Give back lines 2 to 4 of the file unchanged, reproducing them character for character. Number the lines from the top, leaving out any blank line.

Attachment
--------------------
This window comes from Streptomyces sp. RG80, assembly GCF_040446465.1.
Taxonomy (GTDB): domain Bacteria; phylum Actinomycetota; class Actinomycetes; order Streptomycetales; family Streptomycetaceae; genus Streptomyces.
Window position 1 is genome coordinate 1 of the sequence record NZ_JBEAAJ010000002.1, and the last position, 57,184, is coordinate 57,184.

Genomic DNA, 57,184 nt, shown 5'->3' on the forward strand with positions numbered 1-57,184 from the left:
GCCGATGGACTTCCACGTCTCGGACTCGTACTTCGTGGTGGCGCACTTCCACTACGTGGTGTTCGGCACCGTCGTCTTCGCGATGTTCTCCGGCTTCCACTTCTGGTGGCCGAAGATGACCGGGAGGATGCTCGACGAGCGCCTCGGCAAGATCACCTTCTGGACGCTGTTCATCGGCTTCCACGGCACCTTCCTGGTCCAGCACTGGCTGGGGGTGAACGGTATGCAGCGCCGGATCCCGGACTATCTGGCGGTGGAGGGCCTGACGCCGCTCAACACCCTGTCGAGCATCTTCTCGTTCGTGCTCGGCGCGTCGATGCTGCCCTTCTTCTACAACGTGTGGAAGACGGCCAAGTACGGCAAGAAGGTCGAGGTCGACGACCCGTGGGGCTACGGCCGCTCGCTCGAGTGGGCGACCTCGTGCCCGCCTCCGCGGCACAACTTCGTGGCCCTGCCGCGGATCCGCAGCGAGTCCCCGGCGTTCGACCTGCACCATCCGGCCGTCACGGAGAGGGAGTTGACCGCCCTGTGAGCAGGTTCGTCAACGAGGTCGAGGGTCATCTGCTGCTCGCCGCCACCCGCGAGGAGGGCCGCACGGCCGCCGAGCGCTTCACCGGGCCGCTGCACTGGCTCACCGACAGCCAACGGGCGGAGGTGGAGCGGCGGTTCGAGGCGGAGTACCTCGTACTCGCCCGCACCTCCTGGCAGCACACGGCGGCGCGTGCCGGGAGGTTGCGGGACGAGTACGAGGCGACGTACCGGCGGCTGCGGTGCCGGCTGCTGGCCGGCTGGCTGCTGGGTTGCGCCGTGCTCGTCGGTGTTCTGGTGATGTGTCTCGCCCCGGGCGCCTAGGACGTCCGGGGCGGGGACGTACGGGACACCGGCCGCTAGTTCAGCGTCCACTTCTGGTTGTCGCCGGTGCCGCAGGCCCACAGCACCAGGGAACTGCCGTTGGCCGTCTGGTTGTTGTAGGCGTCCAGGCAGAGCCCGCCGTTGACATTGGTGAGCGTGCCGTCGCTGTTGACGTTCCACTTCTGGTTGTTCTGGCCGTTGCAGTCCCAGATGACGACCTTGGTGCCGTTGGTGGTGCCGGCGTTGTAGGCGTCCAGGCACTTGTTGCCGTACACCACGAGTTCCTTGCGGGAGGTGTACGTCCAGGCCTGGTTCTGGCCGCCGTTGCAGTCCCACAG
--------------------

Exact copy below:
Taxonomy (GTDB): domain Bacteria; phylum Actinomycetota; class Actinomycetes; order Streptomycetales; family Streptomycetaceae; genus Streptomyces.
Window position 1 is genome coordinate 1 of the sequence record NZ_JBEAAJ010000002.1, and the last position, 57,184, is coordinate 57,184.

Genomic DNA, 57,184 nt, shown 5'->3' on the forward strand with positions numbered 1-57,184 from the left: